Apple, Inc., the ubiquitous multinational computer and technology company, best known simply as "Apple," almost wasn't "Apple." Apple, Inc. was formed in 1976 and incorporated as "Apple Computer, Inc." in 1977. One year later, it found itself being sued by Apple Corps, Inc. for trademark infringement. For those unfamiliar, Apple Corps, Inc. is a multinational media company created in 1968 by The Beatles. Yes, THE Beatles.
The companies settled in 1981 for $80k. Apple Corps agreed not to enter into the computer business and Apple, Inc. agreed not to enter into the music business. Not a bad deal if it ended there. Instead, the companies engaged in legal disputes on and off until 2007.
The most recent dispute arose in 2003 because Apple had begun selling music via iTunes. Apple Corps argued that this violated the contract between the two parties, in which Apple agreed not to enter the music business. Steve Jobs was never one to turn back from a dispute, and Apple countered that the company’s actions weren't covered by the agreement because they weren't producing music, merely offering a platform for its sale.
The case was brought in England and a lower court ruled in favor of Apple, although Apple Corps refused to accept the decision and promised to appeal. Eventually, the parties reached a new settlement agreement, and many cheered when iTunes began selling The Beatles music. A quick U.S. Trademark Office Search shows that at least five trademarks have been assigned from Apple Corps to Apple Inc.
Lessons for Your Business
This may be an interesting story; but what does it mean for your company? It's a precautionary tale of the dangers of failing to do your homework. While Apple, Inc. has millions of dollars to spend on attorneys and settlements across different countries, not every business has this luxury.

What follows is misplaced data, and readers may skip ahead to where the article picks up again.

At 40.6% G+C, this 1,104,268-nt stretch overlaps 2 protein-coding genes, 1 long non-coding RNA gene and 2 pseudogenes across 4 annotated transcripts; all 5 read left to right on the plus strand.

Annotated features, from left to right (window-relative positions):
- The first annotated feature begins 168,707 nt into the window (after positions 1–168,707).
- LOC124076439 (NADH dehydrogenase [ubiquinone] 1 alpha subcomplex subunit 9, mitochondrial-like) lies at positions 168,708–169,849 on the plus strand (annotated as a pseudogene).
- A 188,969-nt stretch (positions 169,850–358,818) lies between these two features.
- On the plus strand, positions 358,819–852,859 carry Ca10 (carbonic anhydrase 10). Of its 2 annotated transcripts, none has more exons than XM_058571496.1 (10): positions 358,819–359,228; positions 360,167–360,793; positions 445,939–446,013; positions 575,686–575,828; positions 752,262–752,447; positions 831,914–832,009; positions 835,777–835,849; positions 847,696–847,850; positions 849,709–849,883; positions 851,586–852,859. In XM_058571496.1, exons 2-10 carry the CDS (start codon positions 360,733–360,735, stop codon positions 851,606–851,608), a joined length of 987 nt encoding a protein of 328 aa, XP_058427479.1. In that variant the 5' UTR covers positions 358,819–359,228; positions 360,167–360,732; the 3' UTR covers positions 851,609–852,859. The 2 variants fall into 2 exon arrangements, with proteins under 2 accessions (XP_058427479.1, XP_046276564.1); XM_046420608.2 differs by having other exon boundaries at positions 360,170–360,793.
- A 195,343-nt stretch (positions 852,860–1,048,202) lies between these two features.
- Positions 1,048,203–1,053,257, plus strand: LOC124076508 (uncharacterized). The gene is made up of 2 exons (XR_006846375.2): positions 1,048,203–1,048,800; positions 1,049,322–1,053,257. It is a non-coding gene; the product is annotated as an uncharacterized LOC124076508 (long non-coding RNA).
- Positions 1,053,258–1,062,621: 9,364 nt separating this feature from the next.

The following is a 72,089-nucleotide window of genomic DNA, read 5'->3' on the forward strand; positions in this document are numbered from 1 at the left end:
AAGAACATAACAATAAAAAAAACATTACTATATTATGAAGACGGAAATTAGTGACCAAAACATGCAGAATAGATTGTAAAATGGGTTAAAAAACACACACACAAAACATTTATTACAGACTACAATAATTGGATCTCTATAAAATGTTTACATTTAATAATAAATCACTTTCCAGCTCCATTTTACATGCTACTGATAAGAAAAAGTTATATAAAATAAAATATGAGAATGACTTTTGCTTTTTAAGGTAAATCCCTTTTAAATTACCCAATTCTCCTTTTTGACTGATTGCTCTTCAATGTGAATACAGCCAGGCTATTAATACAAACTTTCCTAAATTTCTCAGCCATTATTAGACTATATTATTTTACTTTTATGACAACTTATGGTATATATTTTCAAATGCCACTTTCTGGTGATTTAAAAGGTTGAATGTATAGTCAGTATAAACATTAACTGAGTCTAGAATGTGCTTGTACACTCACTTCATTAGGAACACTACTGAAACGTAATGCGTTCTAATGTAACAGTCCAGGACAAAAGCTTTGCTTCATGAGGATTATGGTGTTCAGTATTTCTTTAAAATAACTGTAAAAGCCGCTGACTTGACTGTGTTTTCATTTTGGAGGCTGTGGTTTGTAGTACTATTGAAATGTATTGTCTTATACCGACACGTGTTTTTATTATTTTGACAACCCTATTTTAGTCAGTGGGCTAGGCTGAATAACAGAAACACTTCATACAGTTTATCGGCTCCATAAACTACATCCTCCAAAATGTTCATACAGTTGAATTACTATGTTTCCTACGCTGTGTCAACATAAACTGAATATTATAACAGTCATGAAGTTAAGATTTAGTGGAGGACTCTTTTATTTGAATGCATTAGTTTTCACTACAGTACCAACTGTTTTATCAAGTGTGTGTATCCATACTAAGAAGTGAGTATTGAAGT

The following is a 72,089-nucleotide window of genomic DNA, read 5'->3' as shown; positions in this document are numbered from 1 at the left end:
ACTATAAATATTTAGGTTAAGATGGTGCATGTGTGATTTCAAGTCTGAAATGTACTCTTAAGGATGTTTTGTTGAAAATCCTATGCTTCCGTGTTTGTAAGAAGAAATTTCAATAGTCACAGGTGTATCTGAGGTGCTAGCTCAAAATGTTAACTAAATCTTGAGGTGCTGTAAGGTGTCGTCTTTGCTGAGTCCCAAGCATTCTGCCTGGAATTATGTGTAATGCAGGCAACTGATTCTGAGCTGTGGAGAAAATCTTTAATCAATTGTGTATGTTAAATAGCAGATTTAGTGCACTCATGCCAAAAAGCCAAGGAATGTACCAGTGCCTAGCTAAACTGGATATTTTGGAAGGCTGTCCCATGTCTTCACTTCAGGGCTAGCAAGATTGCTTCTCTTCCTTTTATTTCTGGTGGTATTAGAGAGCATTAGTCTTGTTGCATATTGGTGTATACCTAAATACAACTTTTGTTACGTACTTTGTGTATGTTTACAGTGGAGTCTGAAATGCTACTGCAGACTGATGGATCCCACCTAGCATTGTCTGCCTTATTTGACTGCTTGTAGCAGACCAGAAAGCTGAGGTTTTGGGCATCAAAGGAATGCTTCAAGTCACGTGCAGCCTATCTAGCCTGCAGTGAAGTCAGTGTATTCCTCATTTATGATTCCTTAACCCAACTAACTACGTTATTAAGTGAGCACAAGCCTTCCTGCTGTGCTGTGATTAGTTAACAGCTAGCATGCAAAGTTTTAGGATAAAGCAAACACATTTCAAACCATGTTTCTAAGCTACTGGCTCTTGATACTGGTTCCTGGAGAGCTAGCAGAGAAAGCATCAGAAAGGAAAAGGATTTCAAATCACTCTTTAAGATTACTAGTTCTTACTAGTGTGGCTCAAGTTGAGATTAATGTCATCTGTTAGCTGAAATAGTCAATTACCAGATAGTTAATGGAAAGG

To avoid ending up in a similar situation, we recommend that you understand trademark basics, do your research, and consult with an attorney. Trademark and intellectual property laws are complex, especially when a company is doing business across multiple countries. There are many exceptions and nuances, and countries may offer varying levels of protection to their own citizens and to foreigners. Investing in an attorney now can save you a lot of money and headache in the long run.
Under U.S. Federal Law a protectable trademark is any word, name, symbol, device, or any combination thereof that is used by a person to “identify and distinguish his or her goods, including a unique product, from those manufactured or sold by others and to indicate the source of the goods, even if that source is unknown.” (15 USC 1127).
Of course, trademark law is incredibly important when trying to pick a business name that is available for use.
Business Name Research
As a business owner, the first step should be to conduct three searches to see if a company is already using your proposed name: a basic google search, a U.S. Patent and Trademark Office Search, and a search of the relevant office in any other countries in which you may do business.
You may still be able to use the name even if another entity is using the name and/or has registered it. This is because trademarks are often limited to a certain class of goods or geographic area. However, some trademarks, like McDonald’s, become so well recognized that virtually any use of the mark is considered infringement.
Contact a Trademark Attorney Today
Dealing with the complexities of trademark law can be difficult without the assistance of an experienced attorney.
Whether you're just starting or have been in business for a while, contact the attorneys at Whitcomb Law, P.C. today to discuss the intellectual property implication of your business name.